Bioshock Infinite Game Review

As a Bioshock fan from the first games, I loved the dreery main setting of Rapture. I wasn’t sure how I was going to react to playing is such a vastly different setting known as Columbia. However, once I got a sense of the compelling storyline, I was no longer concerned. The concept of various realities and outcomes had me hooked from the get go.

When first arriving in Colombia, it seems too good to be true. It’s beautiful, peaceful, friendly… almost to a ridiculous degree. It was a creative use of foreshadowing (to a minimal degree) that something was way off here. It doesn’t take long for Columbia’s dark side to rear its ugly head. Not to give too much away, but you’re given a baseball and have the choice to throw it at the announcer (who deserves it); or a biracial couple. From this point on, all hell breaks loose literally.

The aformentioned scene depicts another of Bioshock Infinite’s strengths; it holds no qualms of discussing or observing disgusting and uncomfortable subject matter 7.62×39 hunting ammo such as racism, religious differences, etc. More than once, as a player, you’ll probably be a little taken aback at some of the things which are said. However, it certainly creates a tense and unforgiving setting (which I’m sure was what Ken Levine had in mind.)

Booker handles the town’s baddies, early in the game, in true Bioshock fashion: extremely loud and powerful shotgun… check. Some cool tonics to inflict damage… check. However, after rescuing Elizabeth, he truly gets an ally to help in the struggle. Elizabeth has the ability to open “tears”, which are alternative realities. Through such “tears” she can offer Booker health, ammo, automatons, weapons, and even cover. However, the most appreciated aspect of Elizabeth is that she is an intelligent AI. I never had to worry about protecting her, which makes the battles much more enjoyable. You don’t feel like a babysitter; which is beneficial, especially in some of the more frenzied battles towards the end.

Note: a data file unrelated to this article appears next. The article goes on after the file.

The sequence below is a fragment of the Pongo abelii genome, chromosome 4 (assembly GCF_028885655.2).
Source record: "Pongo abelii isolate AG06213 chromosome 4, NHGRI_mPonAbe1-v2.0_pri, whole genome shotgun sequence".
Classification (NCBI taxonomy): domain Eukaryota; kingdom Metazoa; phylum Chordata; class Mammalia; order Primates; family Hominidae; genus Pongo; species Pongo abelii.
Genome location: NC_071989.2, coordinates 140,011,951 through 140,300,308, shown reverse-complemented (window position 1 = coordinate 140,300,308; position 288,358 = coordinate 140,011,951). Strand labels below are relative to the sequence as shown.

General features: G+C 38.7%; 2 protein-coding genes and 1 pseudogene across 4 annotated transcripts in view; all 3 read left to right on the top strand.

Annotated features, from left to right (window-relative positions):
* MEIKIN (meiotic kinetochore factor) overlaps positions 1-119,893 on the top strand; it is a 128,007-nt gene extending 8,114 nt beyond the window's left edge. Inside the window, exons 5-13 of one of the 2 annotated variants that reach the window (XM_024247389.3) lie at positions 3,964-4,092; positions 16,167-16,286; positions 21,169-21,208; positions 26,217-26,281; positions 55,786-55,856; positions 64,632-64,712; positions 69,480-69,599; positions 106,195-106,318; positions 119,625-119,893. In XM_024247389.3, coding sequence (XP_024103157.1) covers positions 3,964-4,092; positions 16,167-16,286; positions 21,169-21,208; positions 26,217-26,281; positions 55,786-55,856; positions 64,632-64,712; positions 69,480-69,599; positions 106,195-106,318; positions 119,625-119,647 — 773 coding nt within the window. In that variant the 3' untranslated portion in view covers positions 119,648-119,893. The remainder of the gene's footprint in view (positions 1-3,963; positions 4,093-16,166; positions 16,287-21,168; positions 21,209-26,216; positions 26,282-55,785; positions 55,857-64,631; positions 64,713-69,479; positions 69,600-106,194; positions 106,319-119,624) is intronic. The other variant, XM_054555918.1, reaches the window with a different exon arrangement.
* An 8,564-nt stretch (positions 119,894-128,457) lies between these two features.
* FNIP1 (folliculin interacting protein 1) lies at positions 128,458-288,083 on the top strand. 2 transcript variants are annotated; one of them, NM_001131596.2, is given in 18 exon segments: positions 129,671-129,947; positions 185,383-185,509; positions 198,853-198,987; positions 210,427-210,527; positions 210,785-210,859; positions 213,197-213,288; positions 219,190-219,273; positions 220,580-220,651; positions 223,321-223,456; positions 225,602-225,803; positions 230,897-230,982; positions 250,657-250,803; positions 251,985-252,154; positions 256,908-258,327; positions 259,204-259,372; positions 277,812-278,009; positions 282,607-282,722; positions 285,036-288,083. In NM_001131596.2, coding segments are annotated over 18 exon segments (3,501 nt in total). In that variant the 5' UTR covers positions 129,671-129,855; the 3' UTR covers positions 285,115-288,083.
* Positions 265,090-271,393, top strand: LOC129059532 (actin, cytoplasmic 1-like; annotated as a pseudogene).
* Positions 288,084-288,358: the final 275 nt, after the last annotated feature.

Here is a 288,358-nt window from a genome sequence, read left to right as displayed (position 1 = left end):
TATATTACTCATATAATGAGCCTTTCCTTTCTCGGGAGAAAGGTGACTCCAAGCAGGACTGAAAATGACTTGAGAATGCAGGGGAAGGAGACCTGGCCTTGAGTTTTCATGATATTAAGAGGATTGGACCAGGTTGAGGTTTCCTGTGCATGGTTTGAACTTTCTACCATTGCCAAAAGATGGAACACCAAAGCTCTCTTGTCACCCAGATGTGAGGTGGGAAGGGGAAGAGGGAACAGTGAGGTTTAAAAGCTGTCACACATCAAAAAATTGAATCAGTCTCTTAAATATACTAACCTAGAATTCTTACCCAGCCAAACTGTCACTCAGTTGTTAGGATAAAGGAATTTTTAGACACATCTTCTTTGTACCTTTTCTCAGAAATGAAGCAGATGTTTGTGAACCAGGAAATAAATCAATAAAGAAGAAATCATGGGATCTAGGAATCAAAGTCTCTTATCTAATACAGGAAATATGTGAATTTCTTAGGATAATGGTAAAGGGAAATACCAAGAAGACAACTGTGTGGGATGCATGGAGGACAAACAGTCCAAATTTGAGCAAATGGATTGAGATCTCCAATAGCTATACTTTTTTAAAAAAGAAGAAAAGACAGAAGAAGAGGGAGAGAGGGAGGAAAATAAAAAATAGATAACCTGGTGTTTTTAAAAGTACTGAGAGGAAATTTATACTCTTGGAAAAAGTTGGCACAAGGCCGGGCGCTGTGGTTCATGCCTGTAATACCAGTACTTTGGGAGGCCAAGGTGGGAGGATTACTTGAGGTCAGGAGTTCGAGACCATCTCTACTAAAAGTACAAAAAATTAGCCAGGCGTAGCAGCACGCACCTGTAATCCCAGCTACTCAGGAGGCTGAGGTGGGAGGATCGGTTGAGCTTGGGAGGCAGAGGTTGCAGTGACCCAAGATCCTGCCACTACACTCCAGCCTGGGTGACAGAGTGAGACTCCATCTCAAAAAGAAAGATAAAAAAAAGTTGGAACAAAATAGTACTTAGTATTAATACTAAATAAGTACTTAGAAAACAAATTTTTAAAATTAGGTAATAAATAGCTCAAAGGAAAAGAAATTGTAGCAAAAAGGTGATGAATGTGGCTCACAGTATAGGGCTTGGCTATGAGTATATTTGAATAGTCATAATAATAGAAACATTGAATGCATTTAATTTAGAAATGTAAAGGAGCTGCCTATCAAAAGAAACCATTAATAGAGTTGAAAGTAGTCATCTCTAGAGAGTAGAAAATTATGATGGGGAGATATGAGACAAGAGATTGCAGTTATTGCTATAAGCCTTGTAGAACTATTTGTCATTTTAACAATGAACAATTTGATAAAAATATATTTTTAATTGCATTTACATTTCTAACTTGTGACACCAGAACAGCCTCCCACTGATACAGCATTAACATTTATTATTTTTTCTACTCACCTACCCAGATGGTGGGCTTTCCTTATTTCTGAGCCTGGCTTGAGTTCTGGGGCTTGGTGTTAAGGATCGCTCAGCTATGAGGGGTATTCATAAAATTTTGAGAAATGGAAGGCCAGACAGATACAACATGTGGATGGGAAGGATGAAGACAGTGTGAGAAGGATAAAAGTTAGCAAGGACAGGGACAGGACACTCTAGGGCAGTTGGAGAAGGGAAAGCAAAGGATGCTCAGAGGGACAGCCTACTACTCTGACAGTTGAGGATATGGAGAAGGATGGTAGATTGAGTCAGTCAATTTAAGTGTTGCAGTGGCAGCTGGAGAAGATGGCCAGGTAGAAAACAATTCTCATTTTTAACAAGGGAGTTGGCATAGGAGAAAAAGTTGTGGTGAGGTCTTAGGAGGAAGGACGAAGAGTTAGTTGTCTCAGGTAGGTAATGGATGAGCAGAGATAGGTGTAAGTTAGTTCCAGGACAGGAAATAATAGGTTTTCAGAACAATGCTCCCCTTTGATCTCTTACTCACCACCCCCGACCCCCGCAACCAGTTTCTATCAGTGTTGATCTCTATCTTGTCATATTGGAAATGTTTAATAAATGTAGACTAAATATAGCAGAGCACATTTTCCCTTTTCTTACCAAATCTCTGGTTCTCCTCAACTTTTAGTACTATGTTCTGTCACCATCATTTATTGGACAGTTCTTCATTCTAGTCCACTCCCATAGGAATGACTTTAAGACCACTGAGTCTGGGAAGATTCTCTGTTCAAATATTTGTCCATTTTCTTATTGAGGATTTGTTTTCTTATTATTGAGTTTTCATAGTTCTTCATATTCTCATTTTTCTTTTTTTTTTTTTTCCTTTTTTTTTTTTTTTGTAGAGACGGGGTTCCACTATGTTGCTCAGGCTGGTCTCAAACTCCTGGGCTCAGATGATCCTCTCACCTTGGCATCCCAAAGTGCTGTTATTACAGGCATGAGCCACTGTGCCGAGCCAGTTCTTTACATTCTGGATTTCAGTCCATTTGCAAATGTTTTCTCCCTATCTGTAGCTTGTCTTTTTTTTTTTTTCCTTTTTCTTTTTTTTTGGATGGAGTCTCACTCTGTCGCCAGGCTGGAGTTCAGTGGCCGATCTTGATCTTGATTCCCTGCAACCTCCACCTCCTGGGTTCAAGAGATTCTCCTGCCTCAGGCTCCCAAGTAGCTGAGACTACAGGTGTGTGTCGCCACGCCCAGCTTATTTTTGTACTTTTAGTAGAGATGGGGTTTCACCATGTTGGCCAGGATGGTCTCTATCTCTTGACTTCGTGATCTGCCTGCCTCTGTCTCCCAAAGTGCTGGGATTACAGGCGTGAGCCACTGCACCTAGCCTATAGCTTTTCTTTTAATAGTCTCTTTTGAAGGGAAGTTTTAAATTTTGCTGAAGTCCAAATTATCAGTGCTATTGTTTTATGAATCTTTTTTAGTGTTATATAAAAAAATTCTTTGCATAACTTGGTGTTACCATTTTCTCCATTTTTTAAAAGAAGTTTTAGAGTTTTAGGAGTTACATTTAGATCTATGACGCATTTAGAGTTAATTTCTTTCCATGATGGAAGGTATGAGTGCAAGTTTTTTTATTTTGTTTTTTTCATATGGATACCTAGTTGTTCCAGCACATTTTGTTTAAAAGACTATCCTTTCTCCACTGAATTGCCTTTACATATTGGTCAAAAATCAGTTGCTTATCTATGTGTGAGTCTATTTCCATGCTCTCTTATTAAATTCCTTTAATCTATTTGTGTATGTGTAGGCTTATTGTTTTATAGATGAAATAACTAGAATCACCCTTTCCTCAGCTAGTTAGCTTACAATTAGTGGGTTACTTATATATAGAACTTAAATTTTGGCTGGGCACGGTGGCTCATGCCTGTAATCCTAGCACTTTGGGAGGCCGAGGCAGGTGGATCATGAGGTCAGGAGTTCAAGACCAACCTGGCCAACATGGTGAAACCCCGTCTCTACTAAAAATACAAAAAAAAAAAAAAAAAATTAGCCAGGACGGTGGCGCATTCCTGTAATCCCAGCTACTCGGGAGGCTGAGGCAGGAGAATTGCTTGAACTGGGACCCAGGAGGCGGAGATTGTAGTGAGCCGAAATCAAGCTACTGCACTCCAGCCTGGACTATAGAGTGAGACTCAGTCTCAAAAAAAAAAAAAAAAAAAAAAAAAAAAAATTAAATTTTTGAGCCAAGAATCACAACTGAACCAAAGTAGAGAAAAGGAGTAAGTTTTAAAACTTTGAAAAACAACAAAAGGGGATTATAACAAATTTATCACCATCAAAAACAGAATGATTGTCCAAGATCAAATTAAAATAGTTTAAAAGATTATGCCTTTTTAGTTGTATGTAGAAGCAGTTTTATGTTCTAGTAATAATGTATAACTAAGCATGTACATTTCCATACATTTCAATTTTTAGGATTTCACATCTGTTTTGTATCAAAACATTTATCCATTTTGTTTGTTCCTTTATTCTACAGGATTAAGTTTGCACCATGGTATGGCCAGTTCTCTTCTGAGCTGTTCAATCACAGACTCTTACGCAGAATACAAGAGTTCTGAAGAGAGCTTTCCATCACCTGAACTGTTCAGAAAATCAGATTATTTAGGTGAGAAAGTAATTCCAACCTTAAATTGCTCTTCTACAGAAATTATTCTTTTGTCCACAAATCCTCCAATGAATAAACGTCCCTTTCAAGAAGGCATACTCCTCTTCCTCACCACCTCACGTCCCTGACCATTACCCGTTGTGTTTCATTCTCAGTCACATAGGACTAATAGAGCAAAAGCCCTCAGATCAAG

As an avid reader, I’d have to say the most engaging aspect of Bioshock Infinite is the stories writing. While not one to give anything away, the plot weaves its way throughout the story in seamless fashion. At the end, unless you’re a super detective, you’ll get hit with a brick when the stories plot thread concludes. As a side note, just to see how ingenious the storie’s plot line is crafted, listen for some more modern songs, which play throughout the game. Just as a hint, there’s some Beach Boys and Cyndi Lauper to start with. The key is to actually “hear” it.

In the end, this third installment in the Bioshock series is the best. The other games were amazing in their own right; but this game’s story line is the seller for me. Shooters are a dime a dozen; but crafty writing takes this Bioshock to an entirely new level. I cared about Elizabeth. I cared about Booker’s checkered and haunted past. I even felt bad for the handymen (although they will hand your butt to you if you’re not careful.) Bioshock Infinite is certainly a must play for the PS3’s final cycle run of games. What a phenomenal swan song… or Songbird Song!

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